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Fifteen McNair Scholars Graduate
By Christine Duellman
UW-RF News Bureau
MAY 6, 2005--A banquet for graduating seniors who participated in the
McNair Scholars Program was held on May 4 at the University of Wisconsin-River
Falls to recognize their work as program scholars. McNair scholar and
UW-RF alumnus Terrence Galbreath, who is attending graduate school at
Bethel College, spoke to the group of graduates.
The Ronald E. McNair Post-baccalaureate Achievement Program is a federally
funded program designed to help students from low-income and first-generation
college families or from under-represented groups go to graduate school
and earn doctorate degrees. The scholars were recognized for completing
the first leg of the program.
The U.S. Congress funded this program in 1989 in honor of Dr. Ronald E.
McNair, who was a laser physicist and astronaut killed in the Challenger
In its sixth year at UW-RF, McNair is one of the 176 programs at colleges
and universities throughout the nation.
"This program puts more people through the education pipeline,"
said Phil George, UW-RF McNair program director. "McNair gives people
research experience, teaching experience, social skill development and
preparation for the GRE (Graduate Record Examination)."
In order to qualify for the McNair Scholars Program, students must have
a grade point average of at least 3.0, the desire to earn a Ph.D., be
a first-generation college student from a low-income family or traditionally
underrepresented group in postsecondary education.
Students involved with McNair also receive help from a faculty mentor,
assistance applying to graduate school, opportunities to attend professional
development seminars and opportunities to receive stipends for summer
research experiences. Through the program, graduate school application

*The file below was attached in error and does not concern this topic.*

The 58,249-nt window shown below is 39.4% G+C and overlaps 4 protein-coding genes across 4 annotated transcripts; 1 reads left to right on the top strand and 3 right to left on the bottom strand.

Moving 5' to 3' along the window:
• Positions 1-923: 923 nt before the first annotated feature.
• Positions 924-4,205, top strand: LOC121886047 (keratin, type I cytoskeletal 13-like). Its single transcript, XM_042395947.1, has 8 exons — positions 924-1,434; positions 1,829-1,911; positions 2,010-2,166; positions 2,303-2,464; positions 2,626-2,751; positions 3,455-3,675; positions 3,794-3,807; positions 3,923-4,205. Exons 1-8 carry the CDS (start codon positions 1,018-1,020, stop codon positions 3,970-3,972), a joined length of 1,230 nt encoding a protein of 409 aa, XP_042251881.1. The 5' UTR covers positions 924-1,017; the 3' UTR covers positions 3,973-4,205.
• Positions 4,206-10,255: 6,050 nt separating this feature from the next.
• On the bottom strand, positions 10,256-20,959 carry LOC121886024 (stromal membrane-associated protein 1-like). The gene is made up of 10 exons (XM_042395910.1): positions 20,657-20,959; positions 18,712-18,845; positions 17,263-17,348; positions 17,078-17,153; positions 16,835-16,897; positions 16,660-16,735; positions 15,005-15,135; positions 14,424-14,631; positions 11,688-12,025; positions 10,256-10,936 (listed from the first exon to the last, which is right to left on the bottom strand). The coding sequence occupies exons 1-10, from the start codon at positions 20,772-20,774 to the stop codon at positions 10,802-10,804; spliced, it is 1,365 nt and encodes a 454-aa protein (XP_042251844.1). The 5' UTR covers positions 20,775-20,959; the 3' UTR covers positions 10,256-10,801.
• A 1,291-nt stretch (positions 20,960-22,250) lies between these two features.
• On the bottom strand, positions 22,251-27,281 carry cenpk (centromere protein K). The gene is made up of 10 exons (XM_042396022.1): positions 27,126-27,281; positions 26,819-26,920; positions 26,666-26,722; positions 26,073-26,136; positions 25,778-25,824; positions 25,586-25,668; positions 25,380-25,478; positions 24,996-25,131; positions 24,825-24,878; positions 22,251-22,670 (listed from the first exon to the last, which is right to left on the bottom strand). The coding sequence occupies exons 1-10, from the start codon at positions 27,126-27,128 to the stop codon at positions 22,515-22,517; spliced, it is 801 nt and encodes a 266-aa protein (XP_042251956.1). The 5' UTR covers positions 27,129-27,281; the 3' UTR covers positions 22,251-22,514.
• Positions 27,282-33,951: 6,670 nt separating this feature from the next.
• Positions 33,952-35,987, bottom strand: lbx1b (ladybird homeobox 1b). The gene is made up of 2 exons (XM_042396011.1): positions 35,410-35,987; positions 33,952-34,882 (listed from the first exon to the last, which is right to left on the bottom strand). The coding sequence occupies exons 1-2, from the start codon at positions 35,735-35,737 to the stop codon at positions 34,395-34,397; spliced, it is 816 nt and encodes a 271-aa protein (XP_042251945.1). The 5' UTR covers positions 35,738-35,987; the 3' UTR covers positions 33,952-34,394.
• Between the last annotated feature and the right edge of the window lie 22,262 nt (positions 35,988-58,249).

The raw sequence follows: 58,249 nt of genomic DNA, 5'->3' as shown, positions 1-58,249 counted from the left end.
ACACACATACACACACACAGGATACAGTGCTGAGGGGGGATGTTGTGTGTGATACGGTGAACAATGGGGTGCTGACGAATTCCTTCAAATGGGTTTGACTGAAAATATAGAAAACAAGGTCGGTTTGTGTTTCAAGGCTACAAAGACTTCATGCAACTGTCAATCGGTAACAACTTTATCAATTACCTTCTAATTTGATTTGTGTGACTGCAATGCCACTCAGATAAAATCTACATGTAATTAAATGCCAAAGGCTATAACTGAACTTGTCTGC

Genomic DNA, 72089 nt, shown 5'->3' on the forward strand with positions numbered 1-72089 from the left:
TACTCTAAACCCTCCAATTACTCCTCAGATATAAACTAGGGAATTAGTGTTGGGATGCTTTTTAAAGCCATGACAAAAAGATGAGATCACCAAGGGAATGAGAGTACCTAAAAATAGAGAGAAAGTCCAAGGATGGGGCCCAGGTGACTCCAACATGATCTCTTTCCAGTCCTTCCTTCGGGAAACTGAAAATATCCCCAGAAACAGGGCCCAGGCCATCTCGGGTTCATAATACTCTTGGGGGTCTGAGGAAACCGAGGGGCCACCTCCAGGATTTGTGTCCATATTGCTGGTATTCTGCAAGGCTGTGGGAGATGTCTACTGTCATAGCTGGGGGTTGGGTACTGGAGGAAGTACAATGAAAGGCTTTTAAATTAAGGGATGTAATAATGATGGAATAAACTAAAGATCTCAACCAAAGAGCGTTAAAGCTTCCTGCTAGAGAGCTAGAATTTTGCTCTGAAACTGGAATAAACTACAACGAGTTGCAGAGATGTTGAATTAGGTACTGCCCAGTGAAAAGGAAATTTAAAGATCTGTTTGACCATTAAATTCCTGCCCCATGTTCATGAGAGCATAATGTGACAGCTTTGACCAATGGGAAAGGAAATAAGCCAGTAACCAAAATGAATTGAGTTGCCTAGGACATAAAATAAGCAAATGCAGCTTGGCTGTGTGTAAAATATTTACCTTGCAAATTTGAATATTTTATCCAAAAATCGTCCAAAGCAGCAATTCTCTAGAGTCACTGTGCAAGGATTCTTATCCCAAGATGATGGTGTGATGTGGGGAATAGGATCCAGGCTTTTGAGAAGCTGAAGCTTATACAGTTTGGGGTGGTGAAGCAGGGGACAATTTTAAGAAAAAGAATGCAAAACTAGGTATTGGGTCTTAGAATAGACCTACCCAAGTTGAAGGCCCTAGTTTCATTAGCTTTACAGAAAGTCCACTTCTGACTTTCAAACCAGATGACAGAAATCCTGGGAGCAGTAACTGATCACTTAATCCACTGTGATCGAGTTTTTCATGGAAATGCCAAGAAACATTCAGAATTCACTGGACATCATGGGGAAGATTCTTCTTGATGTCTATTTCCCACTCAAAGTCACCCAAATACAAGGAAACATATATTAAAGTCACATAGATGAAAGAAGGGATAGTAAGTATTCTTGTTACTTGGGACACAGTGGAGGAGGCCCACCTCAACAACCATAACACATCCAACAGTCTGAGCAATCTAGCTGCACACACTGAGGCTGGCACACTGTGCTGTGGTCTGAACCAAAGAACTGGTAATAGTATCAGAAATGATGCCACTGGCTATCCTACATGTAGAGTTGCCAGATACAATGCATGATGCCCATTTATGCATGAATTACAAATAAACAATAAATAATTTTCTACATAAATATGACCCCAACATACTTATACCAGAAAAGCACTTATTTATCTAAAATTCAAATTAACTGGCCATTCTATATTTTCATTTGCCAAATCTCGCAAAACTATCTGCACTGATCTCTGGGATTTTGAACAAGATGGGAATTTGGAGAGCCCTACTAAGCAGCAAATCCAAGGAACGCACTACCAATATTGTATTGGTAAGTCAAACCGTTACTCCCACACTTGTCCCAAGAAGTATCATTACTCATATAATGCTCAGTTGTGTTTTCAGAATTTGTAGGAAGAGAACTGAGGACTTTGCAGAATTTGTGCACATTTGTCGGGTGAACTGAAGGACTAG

fees are wavered and travel expenses to professional conferences are paid.
"McNair has made a tremendous impact on my education here at River
Falls, me," said UW-RF McNair graduate Mary Vang. "I have gained
experience with researching, presenting my research at national conferences
and learning about what graduate schools will be best for. I feel that
being a McNair scholar opened a lot of doors for me to attend many graduate
schools nationwide. It gave me credibility by having experiences that
other undergraduates may not have."
Galbreath, who spoke to the group, is currently pursuing a master's degree
in arts and theological studies. He graduated from UW-RF in 2004. Eventually,
he hopes to obtain a Ph.D. in African-American religious studies.
"I had never really thought about pursuing a Ph.D. before the program
but it just seemed like such a positive thing," said Galbreath. "It's
a phenomenal program, and I think the principles they instill in the program
lay down a foundation for grad school that will most definitely help you
Graduating McNair scholars are listed by name, hometown, major and McNair
Leila Albert, Baldwin, history, Professor Ed. Peterson
Melissa Baker, Haward, Earth science, Professor Kelly Cain
Joseph Bollman, River Falls, soil science, assistant Professor Michael
Michelle Gryczkowski, Somerset, psychology, Professor Travis Tubrè
Marion Majeske, River Falls, biotechnology, Professor Purnendu Vasavada
Andrew Peralta, Oshkosh, broad field science, associate Professor Katherine
Kara Proctor, River Falls, English, assistant Professor Jennifer Brantley
Matthew Schuelke, Glidden, psychology, Professor Travis Tubrè
Lisa Vanderwyst, Marshfield, math education, Professor Kathryn Ernie
Serena Weber, psychology, River Falls, Professor Daniel Linwick.
Heidi Conrad, St. Paul, Minn., chemistry, Professor Kevin McLaughlin
Abigail Olson, Oakdale, Minn., biology, Professor Brad Mogen
Tomas Pulford, Richville, Minn., psychology, Professor Brad Caskey
Jaime Thissen, Glencoe, Minn., environmental science, Professor Kelly
Mary Vang, St. Paul, Minn., education, Professor Florence Monsour
Tuesday, 22-Jun-2010 16:21:23 Central Daylight Time